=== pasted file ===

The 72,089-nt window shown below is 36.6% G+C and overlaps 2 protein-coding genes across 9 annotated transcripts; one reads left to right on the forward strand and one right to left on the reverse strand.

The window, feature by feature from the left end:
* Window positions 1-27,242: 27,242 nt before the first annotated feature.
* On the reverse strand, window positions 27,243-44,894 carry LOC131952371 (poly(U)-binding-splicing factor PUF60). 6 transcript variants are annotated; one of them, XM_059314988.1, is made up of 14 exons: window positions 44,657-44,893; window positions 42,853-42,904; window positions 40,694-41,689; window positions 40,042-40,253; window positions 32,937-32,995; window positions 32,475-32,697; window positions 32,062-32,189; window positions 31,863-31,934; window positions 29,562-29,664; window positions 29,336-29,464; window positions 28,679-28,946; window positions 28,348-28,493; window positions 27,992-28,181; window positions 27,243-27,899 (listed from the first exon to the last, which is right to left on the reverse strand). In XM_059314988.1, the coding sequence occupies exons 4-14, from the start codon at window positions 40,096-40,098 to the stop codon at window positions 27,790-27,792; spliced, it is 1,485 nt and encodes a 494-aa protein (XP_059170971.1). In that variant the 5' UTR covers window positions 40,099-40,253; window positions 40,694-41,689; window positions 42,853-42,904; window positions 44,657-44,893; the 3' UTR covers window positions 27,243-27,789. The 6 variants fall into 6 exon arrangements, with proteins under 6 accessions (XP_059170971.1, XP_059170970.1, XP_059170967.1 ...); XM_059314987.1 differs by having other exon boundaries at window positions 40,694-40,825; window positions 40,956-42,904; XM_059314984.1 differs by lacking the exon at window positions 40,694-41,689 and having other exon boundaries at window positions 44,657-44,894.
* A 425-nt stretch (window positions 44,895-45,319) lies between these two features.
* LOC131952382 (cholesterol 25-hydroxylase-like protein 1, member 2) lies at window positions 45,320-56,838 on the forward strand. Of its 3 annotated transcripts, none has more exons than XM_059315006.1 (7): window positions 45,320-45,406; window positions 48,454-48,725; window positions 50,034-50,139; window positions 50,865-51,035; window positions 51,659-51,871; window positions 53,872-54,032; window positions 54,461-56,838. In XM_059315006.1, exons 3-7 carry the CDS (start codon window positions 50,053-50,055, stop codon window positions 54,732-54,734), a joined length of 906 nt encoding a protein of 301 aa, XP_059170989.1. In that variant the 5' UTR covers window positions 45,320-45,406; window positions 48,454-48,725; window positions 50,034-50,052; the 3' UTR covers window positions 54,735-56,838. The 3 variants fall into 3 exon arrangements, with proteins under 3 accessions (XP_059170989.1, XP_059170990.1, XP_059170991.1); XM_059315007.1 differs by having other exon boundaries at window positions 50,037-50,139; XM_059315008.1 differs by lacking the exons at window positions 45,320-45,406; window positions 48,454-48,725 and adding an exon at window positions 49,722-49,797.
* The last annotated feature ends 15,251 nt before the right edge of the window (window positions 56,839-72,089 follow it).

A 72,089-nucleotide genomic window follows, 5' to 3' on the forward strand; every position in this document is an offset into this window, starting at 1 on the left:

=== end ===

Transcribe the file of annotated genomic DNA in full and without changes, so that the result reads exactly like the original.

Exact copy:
The 72,089-nt window shown below is 36.6% G+C and overlaps 2 protein-coding genes across 9 annotated transcripts; one reads left to right on the forward strand and one right to left on the reverse strand.

The window, feature by feature from the left end:
* Window positions 1-27,242: 27,242 nt before the first annotated feature.
* On the reverse strand, window positions 27,243-44,894 carry LOC131952371 (poly(U)-binding-splicing factor PUF60). 6 transcript variants are annotated; one of them, XM_059314988.1, is made up of 14 exons: window positions 44,657-44,893; window positions 42,853-42,904; window positions 40,694-41,689; window positions 40,042-40,253; window positions 32,937-32,995; window positions 32,475-32,697; window positions 32,062-32,189; window positions 31,863-31,934; window positions 29,562-29,664; window positions 29,336-29,464; window positions 28,679-28,946; window positions 28,348-28,493; window positions 27,992-28,181; window positions 27,243-27,899 (listed from the first exon to the last, which is right to left on the reverse strand). In XM_059314988.1, the coding sequence occupies exons 4-14, from the start codon at window positions 40,096-40,098 to the stop codon at window positions 27,790-27,792; spliced, it is 1,485 nt and encodes a 494-aa protein (XP_059170971.1). In that variant the 5' UTR covers window positions 40,099-40,253; window positions 40,694-41,689; window positions 42,853-42,904; window positions 44,657-44,893; the 3' UTR covers window positions 27,243-27,789. The 6 variants fall into 6 exon arrangements, with proteins under 6 accessions (XP_059170971.1, XP_059170970.1, XP_059170967.1 ...); XM_059314987.1 differs by having other exon boundaries at window positions 40,694-40,825; window positions 40,956-42,904; XM_059314984.1 differs by lacking the exon at window positions 40,694-41,689 and having other exon boundaries at window positions 44,657-44,894.
* A 425-nt stretch (window positions 44,895-45,319) lies between these two features.
* LOC131952382 (cholesterol 25-hydroxylase-like protein 1, member 2) lies at window positions 45,320-56,838 on the forward strand. Of its 3 annotated transcripts, none has more exons than XM_059315006.1 (7): window positions 45,320-45,406; window positions 48,454-48,725; window positions 50,034-50,139; window positions 50,865-51,035; window positions 51,659-51,871; window positions 53,872-54,032; window positions 54,461-56,838. In XM_059315006.1, exons 3-7 carry the CDS (start codon window positions 50,053-50,055, stop codon window positions 54,732-54,734), a joined length of 906 nt encoding a protein of 301 aa, XP_059170989.1. In that variant the 5' UTR covers window positions 45,320-45,406; window positions 48,454-48,725; window positions 50,034-50,052; the 3' UTR covers window positions 54,735-56,838. The 3 variants fall into 3 exon arrangements, with proteins under 3 accessions (XP_059170989.1, XP_059170990.1, XP_059170991.1); XM_059315007.1 differs by having other exon boundaries at window positions 50,037-50,139; XM_059315008.1 differs by lacking the exons at window positions 45,320-45,406; window positions 48,454-48,725 and adding an exon at window positions 49,722-49,797.
* The last annotated feature ends 15,251 nt before the right edge of the window (window positions 56,839-72,089 follow it).

A 72,089-nucleotide genomic window follows, 5' to 3' on the forward strand; every position in this document is an offset into this window, starting at 1 on the left: